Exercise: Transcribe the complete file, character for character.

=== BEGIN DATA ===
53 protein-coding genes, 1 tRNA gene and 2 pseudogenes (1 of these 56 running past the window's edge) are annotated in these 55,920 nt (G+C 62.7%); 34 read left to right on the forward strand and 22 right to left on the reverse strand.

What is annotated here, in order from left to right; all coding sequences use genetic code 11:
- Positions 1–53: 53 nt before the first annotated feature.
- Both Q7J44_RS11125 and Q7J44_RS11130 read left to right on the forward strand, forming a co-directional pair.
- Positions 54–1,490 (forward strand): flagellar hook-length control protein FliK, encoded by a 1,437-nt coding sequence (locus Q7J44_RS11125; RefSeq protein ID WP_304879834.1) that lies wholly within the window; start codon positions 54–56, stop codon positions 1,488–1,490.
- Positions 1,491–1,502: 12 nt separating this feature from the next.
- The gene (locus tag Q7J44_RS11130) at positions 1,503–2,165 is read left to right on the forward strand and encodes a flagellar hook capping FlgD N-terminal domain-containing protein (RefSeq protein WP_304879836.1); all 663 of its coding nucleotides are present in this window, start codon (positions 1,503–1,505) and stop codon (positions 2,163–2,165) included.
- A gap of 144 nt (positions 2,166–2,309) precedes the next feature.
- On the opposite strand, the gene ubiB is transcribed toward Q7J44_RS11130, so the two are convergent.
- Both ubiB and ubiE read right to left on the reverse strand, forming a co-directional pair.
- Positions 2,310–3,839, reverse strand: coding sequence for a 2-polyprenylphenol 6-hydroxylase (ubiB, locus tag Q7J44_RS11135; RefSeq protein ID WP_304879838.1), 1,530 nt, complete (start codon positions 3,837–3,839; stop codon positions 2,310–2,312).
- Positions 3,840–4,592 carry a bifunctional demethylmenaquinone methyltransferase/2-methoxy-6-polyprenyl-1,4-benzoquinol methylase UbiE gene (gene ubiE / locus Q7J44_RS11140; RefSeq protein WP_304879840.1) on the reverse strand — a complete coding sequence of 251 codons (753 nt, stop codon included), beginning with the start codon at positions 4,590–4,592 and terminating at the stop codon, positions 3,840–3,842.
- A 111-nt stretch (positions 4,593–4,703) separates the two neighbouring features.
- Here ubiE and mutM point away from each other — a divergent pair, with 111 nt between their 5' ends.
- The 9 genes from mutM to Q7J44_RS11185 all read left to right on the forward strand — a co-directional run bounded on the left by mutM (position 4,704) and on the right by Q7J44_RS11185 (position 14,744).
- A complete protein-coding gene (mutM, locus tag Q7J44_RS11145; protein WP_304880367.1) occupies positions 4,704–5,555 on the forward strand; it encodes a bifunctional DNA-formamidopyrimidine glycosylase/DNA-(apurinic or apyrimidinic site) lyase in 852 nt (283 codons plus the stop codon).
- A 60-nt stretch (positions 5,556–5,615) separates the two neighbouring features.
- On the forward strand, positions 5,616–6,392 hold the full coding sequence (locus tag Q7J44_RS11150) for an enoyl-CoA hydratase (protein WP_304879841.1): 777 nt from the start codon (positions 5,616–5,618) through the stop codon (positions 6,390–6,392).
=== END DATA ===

53 protein-coding genes, 1 tRNA gene and 2 pseudogenes (1 of these 56 running past the window's edge) are annotated in these 55,920 nt (G+C 62.7%); 34 read left to right on the forward strand and 22 right to left on the reverse strand.

What is annotated here, in order from left to right; all coding sequences use genetic code 11:
- Positions 1–53: 53 nt before the first annotated feature.
- Both Q7J44_RS11125 and Q7J44_RS11130 read left to right on the forward strand, forming a co-directional pair.
- Positions 54–1,490 (forward strand): flagellar hook-length control protein FliK, encoded by a 1,437-nt coding sequence (locus Q7J44_RS11125; RefSeq protein ID WP_304879834.1) that lies wholly within the window; start codon positions 54–56, stop codon positions 1,488–1,490.
- Positions 1,491–1,502: 12 nt separating this feature from the next.
- The gene (locus tag Q7J44_RS11130) at positions 1,503–2,165 is read left to right on the forward strand and encodes a flagellar hook capping FlgD N-terminal domain-containing protein (RefSeq protein WP_304879836.1); all 663 of its coding nucleotides are present in this window, start codon (positions 1,503–1,505) and stop codon (positions 2,163–2,165) included.
- A gap of 144 nt (positions 2,166–2,309) precedes the next feature.
- On the opposite strand, the gene ubiB is transcribed toward Q7J44_RS11130, so the two are convergent.
- Both ubiB and ubiE read right to left on the reverse strand, forming a co-directional pair.
- Positions 2,310–3,839, reverse strand: coding sequence for a 2-polyprenylphenol 6-hydroxylase (ubiB, locus tag Q7J44_RS11135; RefSeq protein ID WP_304879838.1), 1,530 nt, complete (start codon positions 3,837–3,839; stop codon positions 2,310–2,312).
- Positions 3,840–4,592 carry a bifunctional demethylmenaquinone methyltransferase/2-methoxy-6-polyprenyl-1,4-benzoquinol methylase UbiE gene (gene ubiE / locus Q7J44_RS11140; RefSeq protein WP_304879840.1) on the reverse strand — a complete coding sequence of 251 codons (753 nt, stop codon included), beginning with the start codon at positions 4,590–4,592 and terminating at the stop codon, positions 3,840–3,842.
- A 111-nt stretch (positions 4,593–4,703) separates the two neighbouring features.
- Here ubiE and mutM point away from each other — a divergent pair, with 111 nt between their 5' ends.
- The 9 genes from mutM to Q7J44_RS11185 all read left to right on the forward strand — a co-directional run bounded on the left by mutM (position 4,704) and on the right by Q7J44_RS11185 (position 14,744).
- A complete protein-coding gene (mutM, locus tag Q7J44_RS11145; protein WP_304880367.1) occupies positions 4,704–5,555 on the forward strand; it encodes a bifunctional DNA-formamidopyrimidine glycosylase/DNA-(apurinic or apyrimidinic site) lyase in 852 nt (283 codons plus the stop codon).
- A 60-nt stretch (positions 5,556–5,615) separates the two neighbouring features.
- On the forward strand, positions 5,616–6,392 hold the full coding sequence (locus tag Q7J44_RS11150) for an enoyl-CoA hydratase (protein WP_304879841.1): 777 nt from the start codon (positions 5,616–5,618) through the stop codon (positions 6,390–6,392).